Sunday, April 3, 2011

Course Redesign: The Emporium Model

In my last post on course redesign, I mentioned that the emporium model is the most common model used for course redesign.  The emporium model uses computer-delivered instruction with computer-assisted homework to evaluate the students.  Work is performed in a computer lab with the instructors helping the students as tutors.

My experience with teaching the emporium model is limited.  I taught with it once in graduate school in the fall of 2006.  I had two sections of College Algebra.  The course used ALEKS and the students worked in the lab three days each week.  I had only ten of forty students pass the course.  There were many reasons for a low pass rate, including an impossible final.  (Which I did not write.  It took me a full two hours to complete.)  Also, the course automatically failed students after nine absences.  (Again, not my idea.)

Benefits of the Emporium Model

There are several benefits to the students.  Students are forced to do the work.  The amount of time on task for each student can be recorded by the homework system.  Mastery learning is incorporated into the emporium model in most cases.  That means that the students must show proficiency in each part of the class to pass.  The emporium model is often self-paced minimally-paced.  That means that students can finish more than one course in a semester, or that students can carry their work from one semester to the next if they make enough progress. It is often possible for students to test out of part of a course, allowing them to spend time on the parts where they have difficulty.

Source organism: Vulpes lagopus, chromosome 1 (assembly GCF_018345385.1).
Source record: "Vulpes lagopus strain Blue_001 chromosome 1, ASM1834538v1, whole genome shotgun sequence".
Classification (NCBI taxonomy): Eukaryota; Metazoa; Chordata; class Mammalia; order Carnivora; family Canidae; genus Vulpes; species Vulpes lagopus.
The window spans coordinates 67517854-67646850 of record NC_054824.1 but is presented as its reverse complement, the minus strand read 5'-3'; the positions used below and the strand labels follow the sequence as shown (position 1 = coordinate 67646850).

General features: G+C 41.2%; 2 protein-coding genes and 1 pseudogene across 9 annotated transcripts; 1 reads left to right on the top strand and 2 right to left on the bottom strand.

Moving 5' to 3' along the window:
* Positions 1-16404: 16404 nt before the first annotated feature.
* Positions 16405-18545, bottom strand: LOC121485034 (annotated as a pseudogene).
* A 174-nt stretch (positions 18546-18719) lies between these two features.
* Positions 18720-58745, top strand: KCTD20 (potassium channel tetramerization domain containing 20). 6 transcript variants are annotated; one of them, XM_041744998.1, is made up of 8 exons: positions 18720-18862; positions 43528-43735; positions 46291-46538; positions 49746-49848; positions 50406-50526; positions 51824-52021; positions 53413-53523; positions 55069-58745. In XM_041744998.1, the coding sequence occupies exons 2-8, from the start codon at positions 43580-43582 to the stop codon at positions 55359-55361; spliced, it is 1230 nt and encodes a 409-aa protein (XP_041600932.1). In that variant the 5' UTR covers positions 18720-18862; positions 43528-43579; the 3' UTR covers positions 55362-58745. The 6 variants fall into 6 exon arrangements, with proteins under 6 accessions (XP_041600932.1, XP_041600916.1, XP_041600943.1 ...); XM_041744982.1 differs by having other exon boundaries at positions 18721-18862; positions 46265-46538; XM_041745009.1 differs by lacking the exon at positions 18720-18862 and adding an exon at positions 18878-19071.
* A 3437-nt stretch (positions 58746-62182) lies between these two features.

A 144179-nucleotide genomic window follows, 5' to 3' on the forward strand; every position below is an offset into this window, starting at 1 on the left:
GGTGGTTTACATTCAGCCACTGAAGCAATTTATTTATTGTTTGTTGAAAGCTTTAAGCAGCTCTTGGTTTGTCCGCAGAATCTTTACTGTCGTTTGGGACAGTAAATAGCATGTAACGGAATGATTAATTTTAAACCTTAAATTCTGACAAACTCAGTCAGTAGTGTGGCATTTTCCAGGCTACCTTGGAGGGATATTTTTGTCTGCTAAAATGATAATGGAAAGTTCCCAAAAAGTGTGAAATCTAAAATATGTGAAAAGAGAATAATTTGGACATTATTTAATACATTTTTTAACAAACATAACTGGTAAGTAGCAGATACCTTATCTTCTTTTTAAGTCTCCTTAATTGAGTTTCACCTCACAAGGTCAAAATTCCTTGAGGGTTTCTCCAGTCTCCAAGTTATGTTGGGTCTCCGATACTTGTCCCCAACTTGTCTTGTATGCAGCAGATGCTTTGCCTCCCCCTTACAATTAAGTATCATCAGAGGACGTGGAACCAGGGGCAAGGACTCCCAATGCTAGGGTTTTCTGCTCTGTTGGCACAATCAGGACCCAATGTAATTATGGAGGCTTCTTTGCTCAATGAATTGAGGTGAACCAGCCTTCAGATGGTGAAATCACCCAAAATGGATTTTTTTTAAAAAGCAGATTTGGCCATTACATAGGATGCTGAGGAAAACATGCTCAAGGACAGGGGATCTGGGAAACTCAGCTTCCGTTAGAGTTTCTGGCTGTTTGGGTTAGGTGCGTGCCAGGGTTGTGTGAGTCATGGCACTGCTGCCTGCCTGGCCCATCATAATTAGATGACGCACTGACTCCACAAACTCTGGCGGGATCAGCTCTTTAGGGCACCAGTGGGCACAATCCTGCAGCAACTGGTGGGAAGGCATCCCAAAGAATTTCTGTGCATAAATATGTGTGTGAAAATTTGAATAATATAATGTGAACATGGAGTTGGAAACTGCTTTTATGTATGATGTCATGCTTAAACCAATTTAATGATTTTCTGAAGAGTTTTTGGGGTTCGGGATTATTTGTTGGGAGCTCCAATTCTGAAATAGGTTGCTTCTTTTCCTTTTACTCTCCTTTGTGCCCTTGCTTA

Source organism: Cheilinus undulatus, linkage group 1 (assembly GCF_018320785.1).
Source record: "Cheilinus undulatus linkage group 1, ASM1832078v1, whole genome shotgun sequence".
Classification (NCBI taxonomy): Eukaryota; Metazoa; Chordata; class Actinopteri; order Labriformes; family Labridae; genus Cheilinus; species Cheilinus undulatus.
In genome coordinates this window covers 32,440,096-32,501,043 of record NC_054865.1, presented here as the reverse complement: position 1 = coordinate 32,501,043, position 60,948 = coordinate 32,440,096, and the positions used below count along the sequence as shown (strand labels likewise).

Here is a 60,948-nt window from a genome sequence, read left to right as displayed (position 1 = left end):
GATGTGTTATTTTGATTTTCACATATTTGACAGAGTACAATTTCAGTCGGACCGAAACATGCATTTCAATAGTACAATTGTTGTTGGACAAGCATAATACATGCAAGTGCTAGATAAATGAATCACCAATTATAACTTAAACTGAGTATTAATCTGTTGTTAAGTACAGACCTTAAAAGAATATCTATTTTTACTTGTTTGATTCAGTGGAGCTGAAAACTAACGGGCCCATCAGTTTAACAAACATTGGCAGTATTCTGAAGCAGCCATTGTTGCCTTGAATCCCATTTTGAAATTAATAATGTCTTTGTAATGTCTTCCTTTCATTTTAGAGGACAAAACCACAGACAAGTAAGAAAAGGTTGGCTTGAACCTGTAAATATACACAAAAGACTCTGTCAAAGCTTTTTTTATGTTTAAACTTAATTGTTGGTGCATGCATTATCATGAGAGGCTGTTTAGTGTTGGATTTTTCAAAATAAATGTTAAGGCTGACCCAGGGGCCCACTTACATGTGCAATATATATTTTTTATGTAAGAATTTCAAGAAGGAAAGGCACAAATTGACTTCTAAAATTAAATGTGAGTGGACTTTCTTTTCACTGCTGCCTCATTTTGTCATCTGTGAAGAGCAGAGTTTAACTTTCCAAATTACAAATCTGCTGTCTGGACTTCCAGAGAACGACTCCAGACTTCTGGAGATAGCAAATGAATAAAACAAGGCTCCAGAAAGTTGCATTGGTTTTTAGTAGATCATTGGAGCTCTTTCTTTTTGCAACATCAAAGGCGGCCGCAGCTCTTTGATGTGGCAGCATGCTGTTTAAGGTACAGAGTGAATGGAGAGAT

The benefits for the instructors is that there is no prep time or grading.  Once the course is set to go, the students do the prepared assignments and watch the prepared videos.  The grading is done by the computer.  Instructors can wander around the computer lab helping students on specific topics, without having to guess on the student's level of understanding.

The benefits for the administration are that more students can be placed in the class, as only one instructor can be in the lab with several tutors to assist.  This means more students can be taught with the same number of faculty.  I've heard of one person teaching nine courses in a semester.  Also, the with self-paced classes, students will have a sense of accomplishment even though they didn't finish the entire course, which leads to higher retention.  With more students eventually passing math, that means that more students will finish their programs and graduation rates will increase.

Drawbacks of the Emporium Model